Villager walks 72 holes of executive golf in a day

Cion Hueske, of the Village of Gilchrist, played 72 holes on eight executive courses in one day last month — all while wheeling her clubs around on a pull cart. “I used to run marathons before and I can do it,” she said.

Cion Hueske used to run 10Ks until her knee couldn’t take the pounding anymore. Now she regularly walks the distance.

“I love to walk,” said the Village of Gilchrist resident, who has hoofed it from her front door to Spanish Springs Town Square and back on more than one occasion.

Hueske plays golf, too. And when she’s so inclined, she’s been known to combine the two.

Two months ago, Hueske walked four rounds on The Villages’ executive courses — 36 holes — in the space of a day. Then she did it again a week later. Not challenging enough. She began August by striding her way through six executive rounds in a day. Still not enough.

On Aug. 15, she raised the bar again — eight executive courses, 72 holes. All while wheeling her clubs around on a pull cart.

“One of the starters asked if I was trying to break the ladies’ record for golfing (the most) holes in one year,” Hueske said. “I said no, I’m trying to set a record in one day.”

According to The Villages Golf & Tennis, there is no official record for the most executive golf holes played in a single day, much less achieved while entirely walking. No one, though, could recall any tally approaching 72.

“It’s summertime and so I’m able to do it,” said Hueske, a native of the Philippines. “In the middle of the day there’s hardly anybody playing, so I can play on my own.”

Hueske began her quest at 7 a.m. at Heron executive course, switching over to Pelican after completing her first nine. Then it was on to Truman and Roosevelt.

She played those rounds as part of a group, playing from the friendly tees while her fellow golfers teed off from farther back.

“They played the back tees and I played the green,” she said. “I wanted to save energy. I told them, ‘I want to play eight courses today.’ They were like, huh?”

Even after she explained her quest, she said, she encountered a certain amount of disbelief.

The typical reaction: “Oh really? More power to you,” Hueske recalled with a laugh.

“But I told them I’ve done it before. I used to run marathons before and I can do it.”

Indeed, Hueske was an avid runner when she and her husband, Lee, lived in California and Hawaii.

“I used to do a lot of 10K races back in Hawaii,” she said. “I’d usually be in the top 20 in the big races and top 10 in the smaller races.”

Eventually, though, an arthritic left knee forced Hueske to give up running seven years ago. “So I do a lot of walking instead,” she said.

Most days, Hueske estimates she logs 6 to 8 miles on the trails around her home. Then there are those times when she wants to challenge herself.

The first time she walked to Spanish Springs, she said, it was about a 30-mile round trip. The second time she did it, she found a shorter route and cut the venture to 27 miles.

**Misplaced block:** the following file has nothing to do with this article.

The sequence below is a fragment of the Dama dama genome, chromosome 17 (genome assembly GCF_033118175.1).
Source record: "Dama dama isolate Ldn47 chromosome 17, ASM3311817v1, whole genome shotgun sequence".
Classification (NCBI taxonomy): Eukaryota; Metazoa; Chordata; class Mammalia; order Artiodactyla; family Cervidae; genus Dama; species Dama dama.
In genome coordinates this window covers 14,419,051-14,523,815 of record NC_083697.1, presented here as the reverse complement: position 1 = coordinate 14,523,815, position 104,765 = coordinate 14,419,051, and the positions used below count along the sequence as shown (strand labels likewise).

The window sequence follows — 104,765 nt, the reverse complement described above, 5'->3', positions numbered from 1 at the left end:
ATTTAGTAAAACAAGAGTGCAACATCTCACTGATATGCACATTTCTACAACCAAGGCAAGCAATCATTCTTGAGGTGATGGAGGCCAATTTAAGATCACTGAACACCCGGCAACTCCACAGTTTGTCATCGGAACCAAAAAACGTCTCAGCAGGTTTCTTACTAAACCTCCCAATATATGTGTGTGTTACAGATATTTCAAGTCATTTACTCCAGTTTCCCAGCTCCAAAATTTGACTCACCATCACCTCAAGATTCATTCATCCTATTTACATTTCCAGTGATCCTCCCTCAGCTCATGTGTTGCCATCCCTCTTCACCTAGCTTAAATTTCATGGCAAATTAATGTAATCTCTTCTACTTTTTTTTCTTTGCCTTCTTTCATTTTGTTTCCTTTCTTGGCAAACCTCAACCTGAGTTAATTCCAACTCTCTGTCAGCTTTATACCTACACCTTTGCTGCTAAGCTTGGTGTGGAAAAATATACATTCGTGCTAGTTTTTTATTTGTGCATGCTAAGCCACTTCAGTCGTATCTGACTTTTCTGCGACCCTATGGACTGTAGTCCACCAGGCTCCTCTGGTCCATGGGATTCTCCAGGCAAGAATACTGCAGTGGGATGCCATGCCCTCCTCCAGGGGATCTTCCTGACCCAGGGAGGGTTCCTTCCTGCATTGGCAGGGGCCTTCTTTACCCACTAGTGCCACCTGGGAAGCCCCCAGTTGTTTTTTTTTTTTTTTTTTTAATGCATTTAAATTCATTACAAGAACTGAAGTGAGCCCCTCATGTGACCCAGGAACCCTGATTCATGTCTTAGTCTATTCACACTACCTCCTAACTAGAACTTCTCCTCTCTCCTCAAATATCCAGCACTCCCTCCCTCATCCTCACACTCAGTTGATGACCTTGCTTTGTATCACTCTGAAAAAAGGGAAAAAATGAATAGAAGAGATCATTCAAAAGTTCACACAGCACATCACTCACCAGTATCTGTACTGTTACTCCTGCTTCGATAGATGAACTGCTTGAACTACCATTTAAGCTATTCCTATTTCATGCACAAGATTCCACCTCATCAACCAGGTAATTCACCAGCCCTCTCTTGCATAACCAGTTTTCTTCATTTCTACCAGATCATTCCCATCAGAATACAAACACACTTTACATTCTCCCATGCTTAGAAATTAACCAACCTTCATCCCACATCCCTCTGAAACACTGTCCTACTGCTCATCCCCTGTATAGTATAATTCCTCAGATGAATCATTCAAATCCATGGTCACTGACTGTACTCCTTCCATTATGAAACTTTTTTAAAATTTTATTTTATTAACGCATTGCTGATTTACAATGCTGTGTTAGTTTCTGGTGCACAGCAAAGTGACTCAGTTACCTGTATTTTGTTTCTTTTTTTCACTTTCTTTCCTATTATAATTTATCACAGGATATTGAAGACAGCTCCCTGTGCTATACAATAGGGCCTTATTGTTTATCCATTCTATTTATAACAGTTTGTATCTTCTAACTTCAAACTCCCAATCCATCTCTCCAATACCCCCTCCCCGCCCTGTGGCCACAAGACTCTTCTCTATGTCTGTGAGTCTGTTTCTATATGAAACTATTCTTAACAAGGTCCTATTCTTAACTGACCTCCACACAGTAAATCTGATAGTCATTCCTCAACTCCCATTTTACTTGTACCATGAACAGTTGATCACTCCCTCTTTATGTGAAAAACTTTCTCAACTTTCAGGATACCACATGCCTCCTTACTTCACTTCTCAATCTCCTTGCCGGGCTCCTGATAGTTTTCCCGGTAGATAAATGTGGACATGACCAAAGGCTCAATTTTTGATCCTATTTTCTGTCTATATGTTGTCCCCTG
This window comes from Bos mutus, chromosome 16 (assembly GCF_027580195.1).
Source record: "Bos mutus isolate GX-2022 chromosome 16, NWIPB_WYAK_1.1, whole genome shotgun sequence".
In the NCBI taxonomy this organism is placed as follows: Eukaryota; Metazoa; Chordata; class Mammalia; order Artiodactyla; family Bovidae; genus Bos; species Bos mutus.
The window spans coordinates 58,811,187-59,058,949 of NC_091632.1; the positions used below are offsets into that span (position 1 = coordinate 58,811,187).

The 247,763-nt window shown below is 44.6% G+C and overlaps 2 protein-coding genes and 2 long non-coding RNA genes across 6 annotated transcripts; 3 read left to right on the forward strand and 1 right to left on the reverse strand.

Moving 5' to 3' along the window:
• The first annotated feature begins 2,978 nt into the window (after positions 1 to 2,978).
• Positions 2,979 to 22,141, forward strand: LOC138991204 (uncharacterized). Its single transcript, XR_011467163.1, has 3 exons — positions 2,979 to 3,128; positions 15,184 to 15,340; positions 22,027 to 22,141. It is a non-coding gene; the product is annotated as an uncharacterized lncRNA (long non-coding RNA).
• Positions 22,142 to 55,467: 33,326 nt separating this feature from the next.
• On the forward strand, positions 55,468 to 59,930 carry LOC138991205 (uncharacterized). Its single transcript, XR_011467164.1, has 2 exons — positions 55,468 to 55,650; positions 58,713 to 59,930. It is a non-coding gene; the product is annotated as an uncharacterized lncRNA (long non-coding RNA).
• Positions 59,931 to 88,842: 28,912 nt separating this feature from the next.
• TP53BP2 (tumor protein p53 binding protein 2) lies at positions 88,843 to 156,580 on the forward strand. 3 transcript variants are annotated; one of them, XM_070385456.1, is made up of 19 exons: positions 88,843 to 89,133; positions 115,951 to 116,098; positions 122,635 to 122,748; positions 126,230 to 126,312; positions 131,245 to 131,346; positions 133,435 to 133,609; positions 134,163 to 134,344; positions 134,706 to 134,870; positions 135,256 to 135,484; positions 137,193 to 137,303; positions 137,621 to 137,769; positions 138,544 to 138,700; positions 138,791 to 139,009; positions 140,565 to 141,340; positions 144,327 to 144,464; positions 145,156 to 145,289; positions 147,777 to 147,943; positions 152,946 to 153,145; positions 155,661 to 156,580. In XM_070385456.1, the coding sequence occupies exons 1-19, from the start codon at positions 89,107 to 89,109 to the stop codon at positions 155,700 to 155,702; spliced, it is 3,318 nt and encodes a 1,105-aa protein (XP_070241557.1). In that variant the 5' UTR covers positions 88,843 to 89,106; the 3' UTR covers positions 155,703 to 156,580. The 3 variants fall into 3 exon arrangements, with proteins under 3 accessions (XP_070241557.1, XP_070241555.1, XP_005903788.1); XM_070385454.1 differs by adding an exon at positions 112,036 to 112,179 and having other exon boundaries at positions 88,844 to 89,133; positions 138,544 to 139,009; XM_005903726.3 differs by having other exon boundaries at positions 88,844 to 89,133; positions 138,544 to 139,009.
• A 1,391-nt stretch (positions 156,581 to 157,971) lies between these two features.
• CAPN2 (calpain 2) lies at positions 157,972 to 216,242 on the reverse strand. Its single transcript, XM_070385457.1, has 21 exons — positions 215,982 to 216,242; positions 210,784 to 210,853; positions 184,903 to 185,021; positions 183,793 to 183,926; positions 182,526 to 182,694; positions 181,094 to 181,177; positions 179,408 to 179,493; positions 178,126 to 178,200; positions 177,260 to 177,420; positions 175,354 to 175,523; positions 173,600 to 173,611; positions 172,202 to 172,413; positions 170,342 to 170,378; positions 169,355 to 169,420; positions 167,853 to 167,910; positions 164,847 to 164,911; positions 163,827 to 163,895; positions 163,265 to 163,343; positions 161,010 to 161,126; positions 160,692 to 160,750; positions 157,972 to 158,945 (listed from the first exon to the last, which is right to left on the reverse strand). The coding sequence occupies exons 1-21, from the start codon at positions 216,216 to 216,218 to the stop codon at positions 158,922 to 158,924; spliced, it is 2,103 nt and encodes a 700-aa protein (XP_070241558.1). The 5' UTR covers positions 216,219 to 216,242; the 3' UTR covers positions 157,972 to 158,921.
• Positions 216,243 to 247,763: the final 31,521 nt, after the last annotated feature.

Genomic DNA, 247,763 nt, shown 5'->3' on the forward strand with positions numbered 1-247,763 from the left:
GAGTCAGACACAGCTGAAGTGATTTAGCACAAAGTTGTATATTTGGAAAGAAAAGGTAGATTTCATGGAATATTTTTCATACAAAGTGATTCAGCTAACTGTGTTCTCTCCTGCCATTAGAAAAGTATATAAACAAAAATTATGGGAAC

After Truman and Roosevelt, Hueske played the rest of her golf marathon by herself. With the crowds thinning in the heat of the day, she headed to Turtle Mound to tee off at her fifth course of the day.

She didn’t even bother to stop for lunch, packing a sandwich to consume as she walked the fairways.

“I bring a lot of ice-cold water with me,” Hueske said. “In the middle of the day it’s really, really hot — but I’m used to the heat anyway.”

Playing by herself also allowed Hueske more time to get in some extra swings. She played multiple balls much of the way, walking to each one as she made her way down the fairways.

“My irons are not that great,” she said, “so I’m able to practice my irons more.”

Hueske currently sports an 18 handicap, though she said there was a time it was as low as 14. “It goes up and down,” she said. “That’s why I like to practice a little when I get out there.”

After Turtle Mound came nine at Sandhill, finishing with plenty of daylight remaining. Hueske hardly took a break, loading her clubs and pull cart onto her golf cart for the drive to Sweetgum and Mangrove.

“(The drive is) probably only 15 minutes, maybe less,” she said. “I knew they were pretty open.”

And when the final putt dropped on the 72nd hole, there was a sense of accomplishment but not fatigue.

“I still managed to get home and cook dinner for my husband,” she quipped.

She’d been out on the course nearly 13 hours. The eight layouts add up to 12,582 yards on the scorecard — more than 7.1 miles, not counting the distance between greens and tees, walking to multiple balls or the trip from the parking lot to the first tee.

And Hueske may not be finished. She’s thinking she might be able to walk 10 executive courses in a day if she limits herself to one ball all day.

That window might be closing for the summer, though. “The days (are) getting shorter; it gets dark earlier now,” she said. “I don’t know if I’m going to be able to do it this time.”

She’ll have to make a decision soon.

Meanwhile, Hueske also is keeping an eye on the bridges being installed in the southern part of The Villages for another challenge.

“My next goal is to walk to Fenney,” she said. “Once they build all those cart paths over the turnpike, I’m going over there and doing it.”